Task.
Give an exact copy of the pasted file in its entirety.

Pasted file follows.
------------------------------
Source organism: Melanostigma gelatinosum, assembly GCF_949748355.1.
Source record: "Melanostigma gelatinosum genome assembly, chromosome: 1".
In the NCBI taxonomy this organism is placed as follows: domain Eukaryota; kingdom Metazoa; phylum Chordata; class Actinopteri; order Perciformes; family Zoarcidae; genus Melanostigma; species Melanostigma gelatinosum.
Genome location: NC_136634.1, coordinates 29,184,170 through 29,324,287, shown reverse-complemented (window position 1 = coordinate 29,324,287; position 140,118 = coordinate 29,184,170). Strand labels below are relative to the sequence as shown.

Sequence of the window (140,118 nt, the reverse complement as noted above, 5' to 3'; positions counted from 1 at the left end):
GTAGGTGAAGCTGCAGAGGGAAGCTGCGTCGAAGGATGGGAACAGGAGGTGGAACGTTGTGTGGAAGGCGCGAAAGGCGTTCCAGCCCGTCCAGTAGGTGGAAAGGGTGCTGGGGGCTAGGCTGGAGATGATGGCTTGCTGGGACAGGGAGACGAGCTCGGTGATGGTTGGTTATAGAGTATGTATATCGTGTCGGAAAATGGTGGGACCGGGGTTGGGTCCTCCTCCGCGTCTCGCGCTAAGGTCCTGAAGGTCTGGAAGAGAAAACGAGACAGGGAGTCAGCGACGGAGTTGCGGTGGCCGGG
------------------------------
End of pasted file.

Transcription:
Source organism: Melanostigma gelatinosum, assembly GCF_949748355.1.
Source record: "Melanostigma gelatinosum genome assembly, chromosome: 1".
In the NCBI taxonomy this organism is placed as follows: domain Eukaryota; kingdom Metazoa; phylum Chordata; class Actinopteri; order Perciformes; family Zoarcidae; genus Melanostigma; species Melanostigma gelatinosum.
Genome location: NC_136634.1, coordinates 29,184,170 through 29,324,287, shown reverse-complemented (window position 1 = coordinate 29,324,287; position 140,118 = coordinate 29,184,170). Strand labels below are relative to the sequence as shown.

Sequence of the window (140,118 nt, the reverse complement as noted above, 5' to 3'; positions counted from 1 at the left end):
GTAGGTGAAGCTGCAGAGGGAAGCTGCGTCGAAGGATGGGAACAGGAGGTGGAACGTTGTGTGGAAGGCGCGAAAGGCGTTCCAGCCCGTCCAGTAGGTGGAAAGGGTGCTGGGGGCTAGGCTGGAGATGATGGCTTGCTGGGACAGGGAGACGAGCTCGGTGATGGTTGGTTATAGAGTATGTATATCGTGTCGGAAAATGGTGGGACCGGGGTTGGGTCCTCCTCCGCGTCTCGCGCTAAGGTCCTGAAGGTCTGGAAGAGAAAACGAGACAGGGAGTCAGCGACGGAGTTGCGGTGGCCGGG